Apologizing | When and How to Do It—And Not Do It—At WorkRosie Chevalier Mar 28, 2022 10:00 AM Illustration by Marian Blair
Apologies in the workplace have become a real talking point, especially considering how few of us enjoy delivering them. Come to think of it…does anyone?
Apologies certainly have their place. Some people use them as an expression of empathy rather than wrongdoing. And sometimes, colleagues just need to hash things out before they can move on. Still, apologies can be both overused and underused, and even misused, to the detriment of work relationships.
However big or small the problem, there are some helpful factors to think about when you don’t know how to apologize—or not apologize—at work.
Sometimes you need to apologize
Some of us may avoid apologizing at all costs, while others say sorry so reflexively that it starts to lose meaning. You may have experienced the passive-aggressive non-apology, or the apology that’s weaponized to make everyone feel worse. Maybe you’ve even found yourself perpetuating some of these behaviors yourself (it’s okay, work is complicated).
Whatever camp you fall into, it’s probably safe to say that no one really likes apologizing. But sometimes it’s the right thing to do, and it can make life easier for everyone. If you’ve genuinely made a mistake or bad decision that has affected your colleagues, there’s no shame in saying you’re sorry. In fact, apologizing when you’ve messed up shows co-workers that you’re honest and take responsibility for your actions. Executed with some thought and finesse, an apology can increase your team’s confidence in and respect for you, and demonstrate that you learn from your mistakes.
How to do it
Keep these tips in mind if you’ve decided an apology is in order:
Sometimes you DON’T need to apologize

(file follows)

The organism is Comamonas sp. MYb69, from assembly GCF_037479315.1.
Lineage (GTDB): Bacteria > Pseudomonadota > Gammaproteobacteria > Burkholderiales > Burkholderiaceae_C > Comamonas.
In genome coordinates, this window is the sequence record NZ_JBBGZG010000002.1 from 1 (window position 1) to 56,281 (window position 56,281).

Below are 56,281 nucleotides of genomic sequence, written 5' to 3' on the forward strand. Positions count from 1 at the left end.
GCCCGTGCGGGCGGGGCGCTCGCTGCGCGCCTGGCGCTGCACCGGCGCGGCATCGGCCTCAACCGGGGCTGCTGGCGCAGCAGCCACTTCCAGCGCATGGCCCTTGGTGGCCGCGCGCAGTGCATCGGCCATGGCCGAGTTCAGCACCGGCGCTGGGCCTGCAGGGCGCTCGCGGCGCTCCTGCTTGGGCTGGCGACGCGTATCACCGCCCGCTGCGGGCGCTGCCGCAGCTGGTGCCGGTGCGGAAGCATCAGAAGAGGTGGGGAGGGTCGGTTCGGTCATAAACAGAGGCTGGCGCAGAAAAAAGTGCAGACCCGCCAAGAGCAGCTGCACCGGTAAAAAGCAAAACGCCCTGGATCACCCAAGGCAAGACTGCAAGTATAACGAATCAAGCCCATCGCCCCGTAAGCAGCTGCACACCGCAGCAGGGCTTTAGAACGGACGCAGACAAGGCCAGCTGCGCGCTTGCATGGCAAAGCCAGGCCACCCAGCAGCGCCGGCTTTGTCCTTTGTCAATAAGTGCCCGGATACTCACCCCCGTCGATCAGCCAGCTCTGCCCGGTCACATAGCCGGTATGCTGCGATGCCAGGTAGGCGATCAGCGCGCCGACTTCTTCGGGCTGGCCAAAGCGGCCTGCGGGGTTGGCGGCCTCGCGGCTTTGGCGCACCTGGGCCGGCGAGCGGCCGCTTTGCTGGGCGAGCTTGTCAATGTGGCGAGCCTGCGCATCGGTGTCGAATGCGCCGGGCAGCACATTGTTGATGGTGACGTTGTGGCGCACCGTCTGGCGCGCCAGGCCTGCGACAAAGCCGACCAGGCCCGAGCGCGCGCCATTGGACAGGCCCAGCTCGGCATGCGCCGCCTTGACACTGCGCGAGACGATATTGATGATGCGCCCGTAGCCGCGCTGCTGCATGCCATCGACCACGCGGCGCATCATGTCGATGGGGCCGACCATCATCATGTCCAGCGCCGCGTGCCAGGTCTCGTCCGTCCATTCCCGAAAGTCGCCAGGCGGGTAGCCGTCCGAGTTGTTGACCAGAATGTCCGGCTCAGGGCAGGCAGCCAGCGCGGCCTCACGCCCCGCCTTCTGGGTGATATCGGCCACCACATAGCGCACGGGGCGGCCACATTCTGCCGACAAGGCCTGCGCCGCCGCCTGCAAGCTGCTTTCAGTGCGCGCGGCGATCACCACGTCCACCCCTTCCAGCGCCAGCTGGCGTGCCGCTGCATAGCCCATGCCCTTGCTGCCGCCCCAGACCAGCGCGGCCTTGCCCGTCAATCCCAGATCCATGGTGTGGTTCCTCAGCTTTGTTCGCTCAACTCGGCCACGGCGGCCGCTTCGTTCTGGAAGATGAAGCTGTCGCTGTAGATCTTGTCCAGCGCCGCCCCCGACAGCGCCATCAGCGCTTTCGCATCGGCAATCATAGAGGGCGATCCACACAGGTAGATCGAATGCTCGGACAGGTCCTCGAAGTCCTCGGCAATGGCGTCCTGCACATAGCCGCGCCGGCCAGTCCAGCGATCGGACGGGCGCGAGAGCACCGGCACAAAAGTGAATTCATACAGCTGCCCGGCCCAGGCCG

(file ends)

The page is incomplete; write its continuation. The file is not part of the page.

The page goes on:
While apologizing can be the right thing to do, it isn’t always the right thing. You may be tempted to say you’re sorry to avoid conflict, or keep tensions from building. If you’re not at fault, though, beware the false apology.
Many experts warn that reflexive apologizers—many of them women—can undermine confidence in their abilities, both for others and themselves. Rapid-fire apologizing also doesn’t exactly scream “from the heart,” so try to apologize only when you mean it.
A few steps that can help:
Get past it
Whether you’ve apologized or decided not to, your focus should be on how best to move forward. You may still have to prove yourself again after apologizing, or just wait for others to get over it. All you can do is your best, with a solutions-focused attitude, and the understanding that everyone makes mistakes and no one stays mad forever. Or if they do? Consider that an important note about your organization’s culture.
***TEAMWORK PERSONAL WORKPLACE RELATIONSHIPS ORGANIZATIONAL CULTURE Rosie Chevalier Mar 28, 2022 10:00 AM
Rosie Chevalier is a writer in Chicago who has written for Chicago Education Advocacy Cooperative, Points In Case, RobotButt, Reliving History, and more. She has worked with multiple theatre companies. volunteered across Chicago, and taught writing, acting, and improv to all ages. Her interests include dogs, the news, boats, holidays, and her family, and she's currently attempting to enjoy cooking.